He was the first movie star to enter the service for World War II, joining a year before Pearl Harbor was bombed. He was initially refused entry into the Air Force because he weighed 5 pounds less than the required 148 pounds, but he talked the recruitment officer into ignoring the test.
He graduated from Princeton with a degree in architecture.
When he won the Best Actor Oscar in 1940, he sent it to his father in Pennsylvania, who set it in his hardware shop. The trophy remained there for 25 years.
He played the accordion.
He never took an acting lesson, and felt that people could learn more when actually working rather than studying the craft.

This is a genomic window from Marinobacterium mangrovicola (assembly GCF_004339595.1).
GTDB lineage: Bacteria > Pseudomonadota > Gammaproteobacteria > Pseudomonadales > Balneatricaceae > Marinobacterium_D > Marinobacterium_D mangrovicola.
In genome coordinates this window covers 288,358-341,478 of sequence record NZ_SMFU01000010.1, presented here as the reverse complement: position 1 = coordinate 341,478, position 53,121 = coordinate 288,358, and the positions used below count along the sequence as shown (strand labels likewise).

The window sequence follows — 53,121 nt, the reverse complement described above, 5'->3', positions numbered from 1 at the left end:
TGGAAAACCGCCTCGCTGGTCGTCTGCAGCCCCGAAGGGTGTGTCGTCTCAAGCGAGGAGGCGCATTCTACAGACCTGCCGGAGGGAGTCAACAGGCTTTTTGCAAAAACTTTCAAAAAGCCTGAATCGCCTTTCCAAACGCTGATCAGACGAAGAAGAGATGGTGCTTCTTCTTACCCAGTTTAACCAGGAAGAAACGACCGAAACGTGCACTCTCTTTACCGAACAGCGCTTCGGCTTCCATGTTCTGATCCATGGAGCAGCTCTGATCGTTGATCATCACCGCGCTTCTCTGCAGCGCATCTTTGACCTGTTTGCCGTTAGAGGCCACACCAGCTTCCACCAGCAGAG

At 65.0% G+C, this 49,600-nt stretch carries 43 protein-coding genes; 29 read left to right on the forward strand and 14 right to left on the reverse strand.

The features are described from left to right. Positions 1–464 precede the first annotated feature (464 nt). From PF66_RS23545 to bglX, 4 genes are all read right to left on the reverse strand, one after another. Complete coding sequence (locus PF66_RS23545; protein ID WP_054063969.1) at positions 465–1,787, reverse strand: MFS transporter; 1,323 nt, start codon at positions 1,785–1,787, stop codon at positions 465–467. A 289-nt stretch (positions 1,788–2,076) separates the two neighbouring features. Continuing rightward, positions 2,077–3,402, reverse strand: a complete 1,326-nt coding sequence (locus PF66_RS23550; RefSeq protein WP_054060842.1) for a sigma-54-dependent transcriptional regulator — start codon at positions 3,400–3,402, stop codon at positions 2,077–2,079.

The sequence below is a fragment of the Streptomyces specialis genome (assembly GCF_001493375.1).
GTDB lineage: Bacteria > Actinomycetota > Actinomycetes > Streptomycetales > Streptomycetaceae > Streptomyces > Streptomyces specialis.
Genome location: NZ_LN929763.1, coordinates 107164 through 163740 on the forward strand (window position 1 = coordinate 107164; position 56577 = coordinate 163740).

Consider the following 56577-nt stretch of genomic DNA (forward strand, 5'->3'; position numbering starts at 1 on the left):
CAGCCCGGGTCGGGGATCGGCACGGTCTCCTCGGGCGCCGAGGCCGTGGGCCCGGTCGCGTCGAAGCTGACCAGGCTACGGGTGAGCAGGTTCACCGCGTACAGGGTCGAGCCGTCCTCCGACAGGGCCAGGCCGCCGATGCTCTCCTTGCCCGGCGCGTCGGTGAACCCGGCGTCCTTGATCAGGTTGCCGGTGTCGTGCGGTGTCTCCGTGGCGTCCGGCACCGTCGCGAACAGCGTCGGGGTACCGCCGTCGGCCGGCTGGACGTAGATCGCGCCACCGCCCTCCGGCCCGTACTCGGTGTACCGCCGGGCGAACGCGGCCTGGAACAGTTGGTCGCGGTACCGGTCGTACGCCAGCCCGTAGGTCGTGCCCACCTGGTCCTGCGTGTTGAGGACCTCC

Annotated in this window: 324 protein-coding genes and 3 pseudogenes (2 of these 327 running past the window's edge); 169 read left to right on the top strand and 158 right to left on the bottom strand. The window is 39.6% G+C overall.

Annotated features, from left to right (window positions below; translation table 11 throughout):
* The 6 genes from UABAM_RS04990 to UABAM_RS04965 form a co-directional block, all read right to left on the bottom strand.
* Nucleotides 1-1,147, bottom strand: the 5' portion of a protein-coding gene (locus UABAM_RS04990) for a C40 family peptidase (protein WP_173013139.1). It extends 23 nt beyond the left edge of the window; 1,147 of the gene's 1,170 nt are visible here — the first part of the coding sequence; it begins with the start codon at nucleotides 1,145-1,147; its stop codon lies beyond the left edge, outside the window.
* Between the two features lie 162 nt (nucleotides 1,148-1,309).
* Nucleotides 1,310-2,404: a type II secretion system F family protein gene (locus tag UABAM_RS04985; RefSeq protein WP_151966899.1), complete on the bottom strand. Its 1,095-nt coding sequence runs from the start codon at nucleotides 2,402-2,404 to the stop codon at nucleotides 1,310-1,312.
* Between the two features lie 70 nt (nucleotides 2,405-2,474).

While always gracious with his fans, he was always very protective of his privacy. A notable example of this occurred when a nervy family of tourists set up a picnic on his front lawn. He came out of his house and, without uttering a word, turned on the sprinklers.
His best friend was probably Henry Fonda, whom he met while at acting camp. After each married and settled down, their children noted that their favorite activity when not working seemed to be silently painting model airplanes together.